Almost all claims about what a government should do in response to climate change implicitly have the above form but many climate scientists and environmental activists whose technical work I have sincerely publicly honored have admitted to me that they were not aware that if they cant draw conclusions about the magnitude of climate impacts because of the complexity of the climate system, the inability to describe physical elements of the climate system needed to quantify risk assessments or do not have enough time to develop a risk assessment, they are expected to engage in precautionary science. Most American climate scientists I have talked to have admitted they were unaware of the arguable duty of governments who have a responsibility to protect human health and the environment have a responsibility to engage in “precautionary science” when reaching certainty about harms can’t be accomplished for practical purposes.
Scientists failure to understand the ethical duty to develop a process to implement precautionary science when normal scientific procedures are unable to do so when engaged in research on the harms from some potentially dangerous problems is a enormous practical problem because part of the tactics of the morally outrageous tactics of the climate change disinformation has been to call all scientific conclusions that have not been based upon the epistemic norms of science that have been established to prevent a false positive or a type 1, statistical error, “junk science”.
Most American scientists and students are unaware that some EU countries have already created routine procedures to apply precautionary science when scientific norms designed to prevent false positives prevent timely descriptons of dangerous risks done this and this has been done in the US for determining a few threats like the cancer risk of low doses of toxic substances. Yet this failure in assessing the risk of harms from GHG atmospheric concentrations through precautionary science may turn out to be the most catastrophic policy failure in environmental law history. It may explain why earlier conclusions of IPCC underestimated climate impacts it described in its few first assessments, an issue encouraging research on.. In other words this may be a failure with profound implications for the human race.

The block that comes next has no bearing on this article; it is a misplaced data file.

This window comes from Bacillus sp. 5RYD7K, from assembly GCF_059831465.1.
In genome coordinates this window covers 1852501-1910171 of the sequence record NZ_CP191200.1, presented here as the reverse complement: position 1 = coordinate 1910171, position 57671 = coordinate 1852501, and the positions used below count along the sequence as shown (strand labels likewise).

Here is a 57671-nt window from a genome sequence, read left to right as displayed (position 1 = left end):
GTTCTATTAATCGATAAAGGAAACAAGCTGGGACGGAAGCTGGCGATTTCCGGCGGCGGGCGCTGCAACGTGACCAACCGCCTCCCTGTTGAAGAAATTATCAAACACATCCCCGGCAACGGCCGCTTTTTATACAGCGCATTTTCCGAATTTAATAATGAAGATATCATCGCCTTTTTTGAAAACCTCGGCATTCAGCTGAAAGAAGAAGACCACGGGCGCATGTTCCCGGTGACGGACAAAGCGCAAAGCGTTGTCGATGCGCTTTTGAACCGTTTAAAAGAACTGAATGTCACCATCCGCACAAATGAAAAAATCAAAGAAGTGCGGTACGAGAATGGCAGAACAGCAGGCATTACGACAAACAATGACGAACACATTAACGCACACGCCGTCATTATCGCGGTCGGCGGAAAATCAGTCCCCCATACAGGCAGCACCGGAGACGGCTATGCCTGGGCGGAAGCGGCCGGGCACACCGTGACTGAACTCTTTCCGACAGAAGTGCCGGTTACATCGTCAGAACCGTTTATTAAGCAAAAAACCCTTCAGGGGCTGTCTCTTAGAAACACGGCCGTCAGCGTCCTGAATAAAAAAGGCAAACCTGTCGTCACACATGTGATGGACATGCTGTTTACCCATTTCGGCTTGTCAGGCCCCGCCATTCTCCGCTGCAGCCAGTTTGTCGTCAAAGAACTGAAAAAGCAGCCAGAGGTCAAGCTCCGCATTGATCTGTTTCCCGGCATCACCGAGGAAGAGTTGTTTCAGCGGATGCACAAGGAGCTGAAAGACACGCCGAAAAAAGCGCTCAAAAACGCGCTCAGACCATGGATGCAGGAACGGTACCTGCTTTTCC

Another troubling area of ignorance among most climate activists is that the failure of nations to timely adopt a policy to achieve a warming limit goal makes the global challenge for everyone more expensive and more difficult because the delay reduces the carbon budget that must constrain the entire world to achieve any warming limit goal. Therefore their reassurance that ‘we have time’ is greatly misleading in a number of ways
An example of delays cost was given in the 2019 UNEP report is as follow
In 1992, under the UNFCCC all nations agreed to be bound by the ” no harm” principle which stipulated that that nations have a duty to adopt climate change policies that prevent activities from within their jurisdiction from harming others outside their jurisdiction. A nation’s duty to adopt policies that will prevent climate change caused harms is not diminished under the “no harm” rule because these policies will be costly to the nation or they haven’t been fully proven. The reasons there is widespread acceptance of the precautionary principle is that is not difficult to get people to agree that once there is credible evidence that an activity is potentially very harmful to others, the person in control of the activity cant continue to put others at risk because the potentially harmed person has not proven they will be harmed.